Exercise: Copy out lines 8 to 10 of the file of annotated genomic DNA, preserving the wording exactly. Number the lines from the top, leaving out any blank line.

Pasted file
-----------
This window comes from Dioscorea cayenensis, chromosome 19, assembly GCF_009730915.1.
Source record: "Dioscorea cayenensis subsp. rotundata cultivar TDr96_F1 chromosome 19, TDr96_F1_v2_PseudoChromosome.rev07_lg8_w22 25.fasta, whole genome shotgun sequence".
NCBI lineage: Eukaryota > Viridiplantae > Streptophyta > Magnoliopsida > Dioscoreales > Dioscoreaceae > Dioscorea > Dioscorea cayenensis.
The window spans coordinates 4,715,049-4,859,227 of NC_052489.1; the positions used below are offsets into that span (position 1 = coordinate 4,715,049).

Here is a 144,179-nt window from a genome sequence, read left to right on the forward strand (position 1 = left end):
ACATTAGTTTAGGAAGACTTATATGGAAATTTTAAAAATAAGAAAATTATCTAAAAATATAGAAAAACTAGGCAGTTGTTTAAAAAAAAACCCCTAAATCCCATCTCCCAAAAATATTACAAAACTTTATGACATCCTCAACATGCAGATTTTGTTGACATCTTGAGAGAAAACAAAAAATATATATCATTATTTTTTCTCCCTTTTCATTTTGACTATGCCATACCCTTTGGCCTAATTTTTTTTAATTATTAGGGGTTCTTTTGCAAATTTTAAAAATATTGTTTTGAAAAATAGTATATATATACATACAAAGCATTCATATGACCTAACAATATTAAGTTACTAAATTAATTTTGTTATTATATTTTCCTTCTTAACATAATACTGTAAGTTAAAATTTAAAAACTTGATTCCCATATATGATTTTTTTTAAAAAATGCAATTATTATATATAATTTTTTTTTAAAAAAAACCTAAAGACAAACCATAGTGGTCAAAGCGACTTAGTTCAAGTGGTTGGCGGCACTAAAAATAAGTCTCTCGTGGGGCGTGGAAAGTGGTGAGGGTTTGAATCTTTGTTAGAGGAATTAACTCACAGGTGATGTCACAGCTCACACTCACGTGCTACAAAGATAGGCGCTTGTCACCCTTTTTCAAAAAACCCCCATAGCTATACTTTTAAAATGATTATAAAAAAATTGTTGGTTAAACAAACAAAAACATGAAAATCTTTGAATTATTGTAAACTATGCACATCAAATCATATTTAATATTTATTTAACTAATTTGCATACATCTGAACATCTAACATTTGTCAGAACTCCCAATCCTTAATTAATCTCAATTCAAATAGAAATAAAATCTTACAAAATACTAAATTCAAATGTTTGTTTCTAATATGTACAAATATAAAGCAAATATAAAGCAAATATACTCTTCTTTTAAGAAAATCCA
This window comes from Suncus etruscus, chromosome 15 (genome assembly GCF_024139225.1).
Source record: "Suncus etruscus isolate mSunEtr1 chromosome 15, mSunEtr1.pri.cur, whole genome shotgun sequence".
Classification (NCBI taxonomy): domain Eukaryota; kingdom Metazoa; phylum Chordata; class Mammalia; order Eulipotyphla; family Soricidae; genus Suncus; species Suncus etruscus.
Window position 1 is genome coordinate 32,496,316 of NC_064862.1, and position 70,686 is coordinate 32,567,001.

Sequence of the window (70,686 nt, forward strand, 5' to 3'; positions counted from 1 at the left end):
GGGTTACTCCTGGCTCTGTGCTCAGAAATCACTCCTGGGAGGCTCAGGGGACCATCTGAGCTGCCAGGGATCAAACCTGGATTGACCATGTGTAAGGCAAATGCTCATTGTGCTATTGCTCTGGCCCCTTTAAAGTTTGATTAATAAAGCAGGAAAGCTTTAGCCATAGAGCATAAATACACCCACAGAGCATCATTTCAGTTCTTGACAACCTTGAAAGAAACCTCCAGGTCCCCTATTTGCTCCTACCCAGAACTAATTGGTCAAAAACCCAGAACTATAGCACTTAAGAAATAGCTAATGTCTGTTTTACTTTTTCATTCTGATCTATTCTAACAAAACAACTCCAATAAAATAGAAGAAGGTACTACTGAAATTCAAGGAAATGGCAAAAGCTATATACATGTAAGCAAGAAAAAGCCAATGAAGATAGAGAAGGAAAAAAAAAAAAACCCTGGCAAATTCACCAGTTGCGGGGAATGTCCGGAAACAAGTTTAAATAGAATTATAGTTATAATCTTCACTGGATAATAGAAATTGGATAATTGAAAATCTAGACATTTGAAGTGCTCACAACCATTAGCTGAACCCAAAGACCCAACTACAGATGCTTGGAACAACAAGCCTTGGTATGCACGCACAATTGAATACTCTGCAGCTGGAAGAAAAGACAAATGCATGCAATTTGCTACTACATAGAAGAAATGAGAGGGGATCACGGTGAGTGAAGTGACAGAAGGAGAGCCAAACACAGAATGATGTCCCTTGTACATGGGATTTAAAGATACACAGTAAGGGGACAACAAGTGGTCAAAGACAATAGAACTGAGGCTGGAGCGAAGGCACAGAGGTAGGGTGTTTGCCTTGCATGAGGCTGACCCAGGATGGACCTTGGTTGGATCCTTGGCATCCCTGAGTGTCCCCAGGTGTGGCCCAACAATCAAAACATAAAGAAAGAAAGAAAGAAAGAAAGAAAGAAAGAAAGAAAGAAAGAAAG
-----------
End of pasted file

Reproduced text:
Source record: "Suncus etruscus isolate mSunEtr1 chromosome 15, mSunEtr1.pri.cur, whole genome shotgun sequence".
Classification (NCBI taxonomy): domain Eukaryota; kingdom Metazoa; phylum Chordata; class Mammalia; order Eulipotyphla; family Soricidae; genus Suncus; species Suncus etruscus.
Window position 1 is genome coordinate 32,496,316 of NC_064862.1, and position 70,686 is coordinate 32,567,001.